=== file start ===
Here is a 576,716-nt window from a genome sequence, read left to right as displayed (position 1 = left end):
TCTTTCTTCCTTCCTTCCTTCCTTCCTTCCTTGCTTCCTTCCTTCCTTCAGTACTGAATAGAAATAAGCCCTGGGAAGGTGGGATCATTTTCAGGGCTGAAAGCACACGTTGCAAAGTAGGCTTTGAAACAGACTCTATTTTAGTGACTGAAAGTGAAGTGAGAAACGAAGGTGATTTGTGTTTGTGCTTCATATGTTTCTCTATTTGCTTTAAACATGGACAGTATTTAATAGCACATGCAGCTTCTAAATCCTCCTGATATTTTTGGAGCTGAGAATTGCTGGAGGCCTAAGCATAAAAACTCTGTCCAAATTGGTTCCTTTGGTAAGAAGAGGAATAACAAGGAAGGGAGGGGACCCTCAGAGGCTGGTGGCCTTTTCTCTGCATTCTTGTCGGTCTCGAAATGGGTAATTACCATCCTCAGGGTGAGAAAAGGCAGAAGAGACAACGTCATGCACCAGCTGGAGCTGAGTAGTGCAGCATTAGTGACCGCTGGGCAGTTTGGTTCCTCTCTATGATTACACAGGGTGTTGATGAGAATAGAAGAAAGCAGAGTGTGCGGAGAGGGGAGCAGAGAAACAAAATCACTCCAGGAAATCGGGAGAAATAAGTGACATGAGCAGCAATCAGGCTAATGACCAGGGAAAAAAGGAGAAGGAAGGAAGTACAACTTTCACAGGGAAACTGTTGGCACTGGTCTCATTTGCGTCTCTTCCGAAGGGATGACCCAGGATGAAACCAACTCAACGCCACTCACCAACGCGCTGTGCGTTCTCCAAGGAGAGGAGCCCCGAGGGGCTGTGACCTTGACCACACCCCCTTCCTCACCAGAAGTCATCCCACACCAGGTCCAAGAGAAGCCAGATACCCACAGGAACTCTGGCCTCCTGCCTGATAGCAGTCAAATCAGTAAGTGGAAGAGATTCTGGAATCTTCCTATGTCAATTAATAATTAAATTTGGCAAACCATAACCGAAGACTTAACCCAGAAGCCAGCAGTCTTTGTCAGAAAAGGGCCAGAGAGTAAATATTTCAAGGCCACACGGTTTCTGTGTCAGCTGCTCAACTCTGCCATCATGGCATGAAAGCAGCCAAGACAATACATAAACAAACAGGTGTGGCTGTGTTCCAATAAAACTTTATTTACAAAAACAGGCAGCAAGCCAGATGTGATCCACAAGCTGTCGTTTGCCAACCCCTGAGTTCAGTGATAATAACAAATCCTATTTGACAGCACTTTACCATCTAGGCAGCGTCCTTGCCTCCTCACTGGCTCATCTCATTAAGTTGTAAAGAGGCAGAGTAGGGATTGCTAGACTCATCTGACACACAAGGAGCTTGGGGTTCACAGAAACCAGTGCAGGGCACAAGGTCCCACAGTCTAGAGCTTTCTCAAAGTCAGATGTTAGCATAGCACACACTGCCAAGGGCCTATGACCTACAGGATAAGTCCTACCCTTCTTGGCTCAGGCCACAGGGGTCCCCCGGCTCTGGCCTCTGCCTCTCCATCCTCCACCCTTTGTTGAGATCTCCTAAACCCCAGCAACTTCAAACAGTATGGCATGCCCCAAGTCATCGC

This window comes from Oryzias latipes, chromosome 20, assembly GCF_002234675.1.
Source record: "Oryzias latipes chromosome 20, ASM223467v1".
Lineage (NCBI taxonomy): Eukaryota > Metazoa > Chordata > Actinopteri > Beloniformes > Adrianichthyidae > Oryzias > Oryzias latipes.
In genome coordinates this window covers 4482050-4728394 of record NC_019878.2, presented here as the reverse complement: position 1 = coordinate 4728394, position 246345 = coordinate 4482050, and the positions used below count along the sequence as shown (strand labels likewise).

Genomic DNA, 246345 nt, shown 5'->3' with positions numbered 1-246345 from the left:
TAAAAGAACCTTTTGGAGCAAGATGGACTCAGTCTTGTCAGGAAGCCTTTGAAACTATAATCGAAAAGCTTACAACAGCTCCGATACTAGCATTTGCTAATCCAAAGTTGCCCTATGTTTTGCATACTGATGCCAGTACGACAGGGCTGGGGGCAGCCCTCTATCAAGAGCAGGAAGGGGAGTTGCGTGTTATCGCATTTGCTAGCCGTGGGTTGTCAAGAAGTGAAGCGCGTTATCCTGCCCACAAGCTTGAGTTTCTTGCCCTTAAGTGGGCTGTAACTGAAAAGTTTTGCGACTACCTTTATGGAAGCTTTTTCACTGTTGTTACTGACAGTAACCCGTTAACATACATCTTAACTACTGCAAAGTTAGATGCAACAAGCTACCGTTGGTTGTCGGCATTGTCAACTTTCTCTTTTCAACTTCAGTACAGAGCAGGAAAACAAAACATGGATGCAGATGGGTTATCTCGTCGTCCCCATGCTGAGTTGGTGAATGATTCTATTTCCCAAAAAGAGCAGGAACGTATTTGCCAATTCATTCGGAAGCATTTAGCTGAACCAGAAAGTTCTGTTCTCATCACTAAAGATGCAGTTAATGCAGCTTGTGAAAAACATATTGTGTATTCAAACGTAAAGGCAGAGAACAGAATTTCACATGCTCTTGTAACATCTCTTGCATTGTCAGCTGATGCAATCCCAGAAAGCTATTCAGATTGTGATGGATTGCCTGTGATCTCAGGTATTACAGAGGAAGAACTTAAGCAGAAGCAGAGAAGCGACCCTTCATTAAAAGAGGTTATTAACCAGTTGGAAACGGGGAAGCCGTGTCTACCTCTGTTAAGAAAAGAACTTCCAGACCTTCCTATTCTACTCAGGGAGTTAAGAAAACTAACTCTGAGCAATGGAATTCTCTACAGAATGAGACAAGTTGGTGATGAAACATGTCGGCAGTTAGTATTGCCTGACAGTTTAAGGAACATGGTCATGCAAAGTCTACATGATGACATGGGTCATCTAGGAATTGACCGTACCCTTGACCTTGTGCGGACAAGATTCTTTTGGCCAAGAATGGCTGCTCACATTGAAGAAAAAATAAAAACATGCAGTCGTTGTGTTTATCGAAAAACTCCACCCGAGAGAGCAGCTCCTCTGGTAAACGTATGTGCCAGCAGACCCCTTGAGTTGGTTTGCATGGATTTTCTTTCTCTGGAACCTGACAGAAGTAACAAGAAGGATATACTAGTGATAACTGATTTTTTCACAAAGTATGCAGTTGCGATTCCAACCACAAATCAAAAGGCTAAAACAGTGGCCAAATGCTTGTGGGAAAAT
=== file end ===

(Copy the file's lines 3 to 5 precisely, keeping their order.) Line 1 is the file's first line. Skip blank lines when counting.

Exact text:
This window comes from Oryzias latipes, chromosome 20, assembly GCF_002234675.1.
Source record: "Oryzias latipes chromosome 20, ASM223467v1".
Lineage (NCBI taxonomy): Eukaryota > Metazoa > Chordata > Actinopteri > Beloniformes > Adrianichthyidae > Oryzias > Oryzias latipes.